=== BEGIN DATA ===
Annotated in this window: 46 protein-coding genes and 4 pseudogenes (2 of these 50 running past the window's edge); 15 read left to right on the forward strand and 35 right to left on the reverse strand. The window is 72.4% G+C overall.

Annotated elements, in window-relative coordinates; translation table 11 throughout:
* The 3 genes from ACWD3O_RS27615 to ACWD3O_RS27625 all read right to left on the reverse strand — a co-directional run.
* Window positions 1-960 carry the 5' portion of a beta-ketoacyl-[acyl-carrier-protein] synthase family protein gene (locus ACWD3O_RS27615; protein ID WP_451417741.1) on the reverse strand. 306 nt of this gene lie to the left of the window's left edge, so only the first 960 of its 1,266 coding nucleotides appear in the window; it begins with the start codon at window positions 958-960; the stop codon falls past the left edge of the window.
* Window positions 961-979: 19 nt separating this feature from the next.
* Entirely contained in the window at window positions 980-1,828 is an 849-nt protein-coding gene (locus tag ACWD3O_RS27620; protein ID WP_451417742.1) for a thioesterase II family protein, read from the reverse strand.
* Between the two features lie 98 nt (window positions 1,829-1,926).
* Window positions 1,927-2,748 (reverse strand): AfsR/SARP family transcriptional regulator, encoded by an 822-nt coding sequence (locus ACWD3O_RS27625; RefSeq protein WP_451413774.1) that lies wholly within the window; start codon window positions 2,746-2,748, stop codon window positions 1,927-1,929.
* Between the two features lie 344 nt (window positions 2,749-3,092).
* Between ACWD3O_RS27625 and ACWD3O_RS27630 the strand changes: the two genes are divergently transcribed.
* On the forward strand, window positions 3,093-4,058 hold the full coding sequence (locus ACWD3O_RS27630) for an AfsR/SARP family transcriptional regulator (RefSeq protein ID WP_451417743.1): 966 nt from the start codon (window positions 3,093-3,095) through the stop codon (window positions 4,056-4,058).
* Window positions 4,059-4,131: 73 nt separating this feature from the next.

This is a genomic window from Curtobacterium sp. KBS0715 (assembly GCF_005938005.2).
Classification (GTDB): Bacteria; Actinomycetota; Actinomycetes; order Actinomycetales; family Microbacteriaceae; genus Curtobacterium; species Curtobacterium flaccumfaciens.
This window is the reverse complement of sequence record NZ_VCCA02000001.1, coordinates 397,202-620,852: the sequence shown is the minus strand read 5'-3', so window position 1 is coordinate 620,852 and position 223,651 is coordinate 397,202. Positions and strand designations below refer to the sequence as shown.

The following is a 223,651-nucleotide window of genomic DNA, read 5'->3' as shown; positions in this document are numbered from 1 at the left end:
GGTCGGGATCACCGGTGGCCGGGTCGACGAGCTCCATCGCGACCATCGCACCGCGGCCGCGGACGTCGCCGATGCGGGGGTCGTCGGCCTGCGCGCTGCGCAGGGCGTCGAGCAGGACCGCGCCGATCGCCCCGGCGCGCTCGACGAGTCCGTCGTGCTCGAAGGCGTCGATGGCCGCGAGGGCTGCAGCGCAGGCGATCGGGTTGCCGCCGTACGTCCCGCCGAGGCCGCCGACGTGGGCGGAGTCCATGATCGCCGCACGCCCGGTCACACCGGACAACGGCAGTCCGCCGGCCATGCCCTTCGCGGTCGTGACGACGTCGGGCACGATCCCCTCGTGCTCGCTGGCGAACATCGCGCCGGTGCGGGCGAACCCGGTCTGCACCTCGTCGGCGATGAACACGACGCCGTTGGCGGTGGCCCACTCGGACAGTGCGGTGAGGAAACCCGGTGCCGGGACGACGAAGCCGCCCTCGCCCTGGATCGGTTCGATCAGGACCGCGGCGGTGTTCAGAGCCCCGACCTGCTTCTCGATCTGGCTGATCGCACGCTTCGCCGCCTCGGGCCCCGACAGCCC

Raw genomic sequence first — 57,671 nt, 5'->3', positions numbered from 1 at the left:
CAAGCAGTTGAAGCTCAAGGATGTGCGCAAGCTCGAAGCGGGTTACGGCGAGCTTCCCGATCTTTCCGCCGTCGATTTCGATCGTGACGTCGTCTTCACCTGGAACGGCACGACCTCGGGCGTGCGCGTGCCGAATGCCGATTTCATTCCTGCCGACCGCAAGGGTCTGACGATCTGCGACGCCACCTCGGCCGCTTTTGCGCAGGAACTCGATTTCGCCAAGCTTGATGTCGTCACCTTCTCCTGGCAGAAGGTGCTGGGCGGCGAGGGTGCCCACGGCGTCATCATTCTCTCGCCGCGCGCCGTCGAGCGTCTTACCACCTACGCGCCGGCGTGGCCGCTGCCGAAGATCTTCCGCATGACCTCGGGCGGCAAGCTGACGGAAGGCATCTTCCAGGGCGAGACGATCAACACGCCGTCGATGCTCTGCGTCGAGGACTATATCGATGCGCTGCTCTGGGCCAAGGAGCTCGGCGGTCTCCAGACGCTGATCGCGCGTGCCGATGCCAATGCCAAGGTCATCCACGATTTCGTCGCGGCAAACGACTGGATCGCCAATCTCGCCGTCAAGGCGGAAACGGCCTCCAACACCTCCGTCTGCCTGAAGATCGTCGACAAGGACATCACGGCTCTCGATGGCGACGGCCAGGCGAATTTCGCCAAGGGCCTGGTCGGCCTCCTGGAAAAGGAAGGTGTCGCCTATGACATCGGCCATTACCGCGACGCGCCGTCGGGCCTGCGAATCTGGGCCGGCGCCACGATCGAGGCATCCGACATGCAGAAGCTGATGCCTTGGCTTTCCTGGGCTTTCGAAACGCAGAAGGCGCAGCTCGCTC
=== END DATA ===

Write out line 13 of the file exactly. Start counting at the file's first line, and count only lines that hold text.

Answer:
This is a genomic window from Curtobacterium sp. KBS0715 (assembly GCF_005938005.2).